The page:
• Stuff for sale

    Sell stuff...and practice marketing by doing so!

    Sell off anything you don’t want anymore through similar systems as the first example. Find things at garage sales and sell them for higher prices. Or bundle them together with similar items and charge a much higher price. From this exercise, learn how customers define the “value” of what you are offering. For example, I recently put up for sale on Craigslist a Nintendo Entertainment system, TV, and portable DVD player which my sons no longer needed. I had offers for the whole bundle for $40. Most queries, however, were for the NES system, which we subsequently sold alone for $50. Other calls were for the portable DVD player, which we have yet to sell. The TV may not sell at all. More marketing learning – some bundles work; others do not.

  • When you travel, bring a few things back you think you could sell to people in the area where you live.  Try selling them.
  • As a part-time business, offer some form of service…translation, custom cooking, walking dogs, …anything. Learn how to offer your services to people, how to price effectively, how to invoice people, how to generate word of mouth advertising, and how to close your business down when you have learned all you feel you can learn (and your customers are satisfied, of course!)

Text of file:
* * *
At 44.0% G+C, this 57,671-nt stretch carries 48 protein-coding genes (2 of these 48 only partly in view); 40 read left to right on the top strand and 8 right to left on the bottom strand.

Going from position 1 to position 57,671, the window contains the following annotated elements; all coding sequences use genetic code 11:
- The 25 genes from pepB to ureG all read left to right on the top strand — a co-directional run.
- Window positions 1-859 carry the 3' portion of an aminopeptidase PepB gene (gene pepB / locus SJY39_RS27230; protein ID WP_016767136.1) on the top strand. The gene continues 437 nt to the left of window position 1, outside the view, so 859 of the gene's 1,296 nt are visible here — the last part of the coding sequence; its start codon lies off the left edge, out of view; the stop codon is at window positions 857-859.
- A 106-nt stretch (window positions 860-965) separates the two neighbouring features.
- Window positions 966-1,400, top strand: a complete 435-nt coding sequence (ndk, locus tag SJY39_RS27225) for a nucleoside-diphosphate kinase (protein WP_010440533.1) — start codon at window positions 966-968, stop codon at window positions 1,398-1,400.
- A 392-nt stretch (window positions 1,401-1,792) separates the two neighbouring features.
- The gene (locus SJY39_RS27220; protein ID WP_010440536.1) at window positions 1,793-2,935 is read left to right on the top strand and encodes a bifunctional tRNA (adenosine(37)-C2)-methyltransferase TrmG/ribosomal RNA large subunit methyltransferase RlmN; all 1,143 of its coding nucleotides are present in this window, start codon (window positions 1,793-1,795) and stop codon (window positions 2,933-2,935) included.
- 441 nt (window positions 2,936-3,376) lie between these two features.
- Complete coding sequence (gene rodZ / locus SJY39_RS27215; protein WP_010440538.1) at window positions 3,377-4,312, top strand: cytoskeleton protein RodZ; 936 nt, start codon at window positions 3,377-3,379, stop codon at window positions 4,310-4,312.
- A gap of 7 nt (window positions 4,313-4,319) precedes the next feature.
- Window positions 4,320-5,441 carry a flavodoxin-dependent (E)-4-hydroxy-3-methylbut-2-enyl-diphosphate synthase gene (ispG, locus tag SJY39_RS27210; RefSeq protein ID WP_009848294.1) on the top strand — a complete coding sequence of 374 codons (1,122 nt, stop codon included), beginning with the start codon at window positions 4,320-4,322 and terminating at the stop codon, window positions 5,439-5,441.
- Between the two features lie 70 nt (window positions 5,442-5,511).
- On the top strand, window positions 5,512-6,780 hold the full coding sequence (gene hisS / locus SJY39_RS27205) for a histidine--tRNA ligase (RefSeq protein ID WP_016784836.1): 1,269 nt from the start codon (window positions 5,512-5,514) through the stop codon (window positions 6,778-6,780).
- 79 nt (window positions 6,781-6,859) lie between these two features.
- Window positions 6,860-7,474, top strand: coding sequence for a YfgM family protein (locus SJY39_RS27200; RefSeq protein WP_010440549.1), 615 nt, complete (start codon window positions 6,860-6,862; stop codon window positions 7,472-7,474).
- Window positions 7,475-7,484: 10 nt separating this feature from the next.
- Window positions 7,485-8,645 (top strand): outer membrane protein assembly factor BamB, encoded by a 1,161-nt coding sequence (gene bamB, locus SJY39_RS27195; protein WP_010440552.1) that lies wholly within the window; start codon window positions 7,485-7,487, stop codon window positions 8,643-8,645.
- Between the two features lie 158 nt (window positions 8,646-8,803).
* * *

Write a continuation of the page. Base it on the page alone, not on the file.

• Volunteer to help a non-profit, charity, or community group with their marketing.  Listen, learn, and do marketing with them. No cost to you or them and lots of side benefits, like making new friends building your network for career reasons.

Get the idea?  It doesn’t take a lot to start practicing marketing.

But it does take a lot of practicing to become really good at marketing.

22 Jun

Success Orientations and brain hemispheres

I am working through a book called “Unleashing Your Brilliance” by Brian E Wash and ran across a page comparing the traits of the opposing brain hemispheres. The right hemisphere has interesting traits as “recall’s people’s faces”, “people-oriented”, and “seeks similarities”, among others. The left hemisphere has traits such as as “recall’s people’s names”, “structure-oriented”, and “seeks differences”.

Sound familiar?

Quite clearly there is a big crossover between how the different hemispheres of the brain look at the world and success orientations. Left-brained people – those who look at the world through a logical, organized view seem to line up quite nicely with process-oriented individuals and right-brained with relationship oriented people.

Process and relationship orientations are not by any stretch of the imagination new or terribly unique. They do, however, provide a new and particularly useful perspective when used in conjunction with the goal orientation. Everyone wants to achieve success. How they do so, with their particular mix of relationship, process, and goal, makes them come at challenges in different ways with very different side-effects and outcomes.